The second baseman made a dazzling sliding catch of Kaz Matsui's popup in the visiting team's bullpen in the Houston sixth inning Wednesday to help preserve the Cubs' 2-0 victory over the Astros.
"Fontenot should be the No. 1 web gem," said Cubs first baseman Derrek Lee, who had a front-row view of the catch. "That's one of the best plays of the year -- catching it, sliding into the bullpen. It was a tough sun on that side of the diamond. It was a great play."
Ask anyone who has played the right side of the field at Wrigley Field and they'll tell you the sun is almost always in their eyes. Add the wind off Lake Michigan, and it can be an adventure. Fontenot didn't see Matsui's popup right away.
"It went up in the sun, and I was just running over there as fast as I can," Fontenot said. "Eventually, I was going to try to make a slide because I know the wall is right there. The first thing I noticed when I got up was [right fielder Milton Bradley] was right in my face rooting me on. I jumped up and threw the ball back in. It was pretty exciting."
It's one of Fontenot's favorite plays to make.
"I've always liked the balls that go up in the air because you can run after them and make a good play," he said.
But it's just not something he practices.
"Not really," Fontenot said. "Last year, [coach Ivan] DeJesus was just messing around, hitting some fly balls. You just run after it, especially at Wrigley and all the wind and things like that. As an infielder, you're taught to keep going out there because you never know.
"I was just trying to beat D-Lee to the ball because he'll go over there and catch them," the 5-foot-8 Fontenot said of the 6-foot-5 first baseman. "He can just stand right there and I can't jump high enough to get it from him. I try to get over there as fast as I can to get it from him."
OK, all kidding aside, Cubs pitcher Ted Lilly appreciated the effort.
"Games like that, more and more, you realize how important defense is," said Lilly, who picked up the win. "We don't know what would've happened had they not been made, but I believe they changed the game from a momentum standpoint.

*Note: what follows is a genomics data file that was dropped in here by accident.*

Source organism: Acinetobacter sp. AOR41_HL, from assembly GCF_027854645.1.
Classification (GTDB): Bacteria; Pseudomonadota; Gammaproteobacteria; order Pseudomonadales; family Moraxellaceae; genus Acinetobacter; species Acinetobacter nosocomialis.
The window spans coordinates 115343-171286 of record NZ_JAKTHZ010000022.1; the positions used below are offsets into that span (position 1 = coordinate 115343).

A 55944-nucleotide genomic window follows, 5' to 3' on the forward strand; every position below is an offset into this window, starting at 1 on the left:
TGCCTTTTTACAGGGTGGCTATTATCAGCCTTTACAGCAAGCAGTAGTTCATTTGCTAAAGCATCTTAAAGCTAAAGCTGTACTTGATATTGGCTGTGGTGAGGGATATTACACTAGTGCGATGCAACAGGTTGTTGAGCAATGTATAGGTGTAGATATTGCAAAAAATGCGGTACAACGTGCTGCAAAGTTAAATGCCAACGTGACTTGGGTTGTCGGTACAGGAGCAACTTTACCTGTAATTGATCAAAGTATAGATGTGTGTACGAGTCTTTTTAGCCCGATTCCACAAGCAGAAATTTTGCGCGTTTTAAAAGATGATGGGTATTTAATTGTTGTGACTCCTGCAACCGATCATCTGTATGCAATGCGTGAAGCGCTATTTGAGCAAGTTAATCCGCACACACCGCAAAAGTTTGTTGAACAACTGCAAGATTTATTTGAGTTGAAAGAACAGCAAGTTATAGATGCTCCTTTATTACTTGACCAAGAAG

"The other dugout, they hit a potential double in the gap, or single -- the ball that [Jeff] Keppinger hit [in the third] -- and [Andres Blanco] comes out and makes an incredible play, and it's tough for any club to handle with the game on the line. It's fun to watch some of those guys play the kind of defense they've been playing."
Lou Piniella appreciated it.
"I've said many times how Fontenot has struggled with the bat, but I admire that he continues to play with the glove," Piniella said of the second baseman, who is batting a less than spectacular .225. "Sometimes that becomes a little more difficult to do. In his case, he's been very professional about it."
That extra hustle and effort shows Piniella the players haven't given up, even though the Cubs have a steep climb to secure a playoff spot.
"I don't see anybody laying down here," Piniella said. "Look at the play that Fontenot made down the right-field line. Bradley has picked up his play in right field. There's nobody laying down here. Our problem is that there are times this year we've been challenged offensively. I commend the guys for playing hard."
Runs have been hard to come by.
"You've got pitchers out there pitching really well, battling, and you want to do anything you can to make plays for them," Fontenot said. "I felt that was one of those opportunities for me."
Carrie Muskat is a reporter for MLB.com. This story was not subject to the approval of Major League Baseball or its clubs.